So, turns out that in the midst of the miserable red state opioid epidemic that has cost thousands of lives and ruined tens of thousands more in states like West Virginia that there's no better drug pushers than the legal, corporate ones.
Follow the pills and you'll find the overdose deaths.
The trail of painkillers leads to West Virginia's southern coalfields, to places like Kermit, population 392. There, out-of-state drug companies shipped nearly 9 million highly addictive — and potentially lethal — hydrocodone pills over two years to a single pharmacy in the Mingo County town.
Rural and poor, Mingo County has the fourth-highest prescription opioid death rate of any county in the United States.
The trail also weaves through Wyoming County, where shipments of OxyContin have doubled, and the county's overdose death rate leads the nation. One mom-and-pop pharmacy in Oceana received 600 times as many oxycodone pills as the Rite Aid drugstore just eight blocks away.
In six years, drug wholesalers showered the state with 780 million hydrocodone and oxycodone pills, while 1,728 West Virginians fatally overdosed on those two painkillers, a Sunday Gazette-Mail investigation found.
Yep, it seems that nearly 20% of all OxyContin, hyrdrocodone, and other painkillers shipped by the nation's three largest drug distribution companies ended up in West Virginia.
Nearly twenty percent. Just to West Virginia.
Let that sink in.
While the death toll climbed, drug wholesalers continued to ship massive quantities of pain pills.
Mingo, Logan and Boone counties received the most doses of hydrocodone — sold under brand names such as Lortab, Vicodin and Norco — on a per-person basis in West Virginia. Wyoming and Raleigh counties scooped up OxyContin pills by the tens of millions.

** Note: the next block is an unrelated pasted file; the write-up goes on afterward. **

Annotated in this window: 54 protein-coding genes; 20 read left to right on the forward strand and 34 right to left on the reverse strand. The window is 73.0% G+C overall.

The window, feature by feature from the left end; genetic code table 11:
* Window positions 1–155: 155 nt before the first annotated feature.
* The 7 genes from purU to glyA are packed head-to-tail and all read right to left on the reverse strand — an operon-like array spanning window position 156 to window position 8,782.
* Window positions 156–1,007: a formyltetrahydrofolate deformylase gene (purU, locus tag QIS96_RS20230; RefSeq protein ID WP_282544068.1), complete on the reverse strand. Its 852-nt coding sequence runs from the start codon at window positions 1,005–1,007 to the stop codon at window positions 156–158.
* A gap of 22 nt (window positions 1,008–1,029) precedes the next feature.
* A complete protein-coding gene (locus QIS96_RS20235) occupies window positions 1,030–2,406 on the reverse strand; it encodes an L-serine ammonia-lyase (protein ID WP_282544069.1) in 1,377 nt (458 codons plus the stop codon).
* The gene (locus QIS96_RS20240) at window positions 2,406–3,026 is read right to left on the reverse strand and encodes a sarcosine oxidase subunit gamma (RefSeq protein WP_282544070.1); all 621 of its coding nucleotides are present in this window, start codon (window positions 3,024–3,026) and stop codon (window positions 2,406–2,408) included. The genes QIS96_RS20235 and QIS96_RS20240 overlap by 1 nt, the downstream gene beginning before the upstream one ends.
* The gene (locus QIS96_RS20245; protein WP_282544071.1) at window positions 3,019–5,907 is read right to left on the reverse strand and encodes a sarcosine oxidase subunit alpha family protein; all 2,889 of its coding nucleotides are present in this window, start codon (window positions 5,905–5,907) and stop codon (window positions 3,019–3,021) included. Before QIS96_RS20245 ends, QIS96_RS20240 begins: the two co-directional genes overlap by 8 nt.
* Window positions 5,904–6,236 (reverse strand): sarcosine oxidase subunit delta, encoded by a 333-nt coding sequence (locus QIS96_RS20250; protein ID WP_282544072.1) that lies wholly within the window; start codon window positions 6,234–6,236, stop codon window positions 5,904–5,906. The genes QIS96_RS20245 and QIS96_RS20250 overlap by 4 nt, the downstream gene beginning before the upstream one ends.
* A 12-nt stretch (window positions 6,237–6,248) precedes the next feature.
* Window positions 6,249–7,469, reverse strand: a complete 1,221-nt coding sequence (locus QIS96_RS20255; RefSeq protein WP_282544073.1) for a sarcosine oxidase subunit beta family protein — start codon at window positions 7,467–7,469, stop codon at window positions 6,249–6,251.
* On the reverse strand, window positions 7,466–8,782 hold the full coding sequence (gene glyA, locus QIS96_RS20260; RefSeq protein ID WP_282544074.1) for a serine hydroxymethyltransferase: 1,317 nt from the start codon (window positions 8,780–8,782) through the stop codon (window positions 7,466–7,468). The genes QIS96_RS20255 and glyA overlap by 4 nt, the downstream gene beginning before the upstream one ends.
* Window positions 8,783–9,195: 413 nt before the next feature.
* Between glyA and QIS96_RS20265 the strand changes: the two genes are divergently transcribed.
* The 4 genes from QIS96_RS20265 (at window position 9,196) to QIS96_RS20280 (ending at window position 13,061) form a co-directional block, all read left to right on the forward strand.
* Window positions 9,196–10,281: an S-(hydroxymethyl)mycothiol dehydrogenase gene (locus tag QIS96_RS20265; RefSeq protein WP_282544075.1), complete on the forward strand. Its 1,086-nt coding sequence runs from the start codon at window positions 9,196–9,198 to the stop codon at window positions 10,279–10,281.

The nation's three largest prescription drug wholesalers — McKesson Corp., Cardinal Health and AmerisourceBergen Drug Co. — supplied more than half of all pain pills statewide.
For more than a decade, the same distributors disregarded rules to report suspicious orders for controlled substances in West Virginia to the state Board of Pharmacy, the Gazette-Mail found. And the board failed to enforce the same regulations that were on the books since 2001, while giving spotless inspection reviews to small-town pharmacies in the southern counties that ordered more pills than could possibly be taken by people who really needed medicine for pain.
As the fatalities mounted — hydrocodone and oxycodone overdose deaths increased 67 percent in West Virginia between 2007 and 2012 — the drug shippers' CEOs collected salaries and bonuses in the tens of millions of dollars. Their companies made billions. McKesson has grown into the fifth-largest corporation in America. The drug distributor's CEO was the nation's highest-paid executive in 2012, according to Forbes.
In court cases, the companies have repeatedly denied they played any role in the nation's pain-pill epidemic.
The laws were there. They were never enforced. The drug distributors got rich. Thousands died. This is a massive scandal, period.
Now imagine how bad this will be under the Trump FDA, which wants to eliminate "job-killing regulations" on Big Pharma, and would remain in charge of enforcing what regulations would be left on the books.
And please note, this was a local city newspaper that broke this story wide open, not a national paper, not a online outlet, not a non-profit, but a local hometown paper.
But the problem is still economic anxiety, right?